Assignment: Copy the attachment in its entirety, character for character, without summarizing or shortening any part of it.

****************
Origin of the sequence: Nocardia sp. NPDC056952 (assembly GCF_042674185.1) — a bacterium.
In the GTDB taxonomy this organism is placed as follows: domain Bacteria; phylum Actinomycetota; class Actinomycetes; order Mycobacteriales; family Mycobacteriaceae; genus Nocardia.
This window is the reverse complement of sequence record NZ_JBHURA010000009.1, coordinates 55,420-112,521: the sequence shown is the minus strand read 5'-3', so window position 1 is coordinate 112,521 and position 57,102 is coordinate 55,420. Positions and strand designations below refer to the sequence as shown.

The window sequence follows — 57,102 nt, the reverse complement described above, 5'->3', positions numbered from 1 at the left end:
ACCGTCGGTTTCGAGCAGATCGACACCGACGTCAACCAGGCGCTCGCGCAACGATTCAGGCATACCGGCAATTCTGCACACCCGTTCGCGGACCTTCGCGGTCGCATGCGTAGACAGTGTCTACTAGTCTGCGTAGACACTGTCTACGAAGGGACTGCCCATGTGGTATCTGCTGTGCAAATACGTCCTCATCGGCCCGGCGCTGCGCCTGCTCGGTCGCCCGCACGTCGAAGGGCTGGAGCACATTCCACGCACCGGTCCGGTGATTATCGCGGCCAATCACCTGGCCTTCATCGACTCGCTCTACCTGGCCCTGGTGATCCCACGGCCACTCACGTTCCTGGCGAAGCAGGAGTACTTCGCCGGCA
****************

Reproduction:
Origin of the sequence: Nocardia sp. NPDC056952 (assembly GCF_042674185.1) — a bacterium.
In the GTDB taxonomy this organism is placed as follows: domain Bacteria; phylum Actinomycetota; class Actinomycetes; order Mycobacteriales; family Mycobacteriaceae; genus Nocardia.
This window is the reverse complement of sequence record NZ_JBHURA010000009.1, coordinates 55,420-112,521: the sequence shown is the minus strand read 5'-3', so window position 1 is coordinate 112,521 and position 57,102 is coordinate 55,420. Positions and strand designations below refer to the sequence as shown.

The window sequence follows — 57,102 nt, the reverse complement described above, 5'->3', positions numbered from 1 at the left end:
ACCGTCGGTTTCGAGCAGATCGACACCGACGTCAACCAGGCGCTCGCGCAACGATTCAGGCATACCGGCAATTCTGCACACCCGTTCGCGGACCTTCGCGGTCGCATGCGTAGACAGTGTCTACTAGTCTGCGTAGACACTGTCTACGAAGGGACTGCCCATGTGGTATCTGCTGTGCAAATACGTCCTCATCGGCCCGGCGCTGCGCCTGCTCGGTCGCCCGCACGTCGAAGGGCTGGAGCACATTCCACGCACCGGTCCGGTGATTATCGCGGCCAATCACCTGGCCTTCATCGACTCGCTCTACCTGGCCCTGGTGATCCCACGGCCACTCACGTTCCTGGCGAAGCAGGAGTACTTCGCCGGCA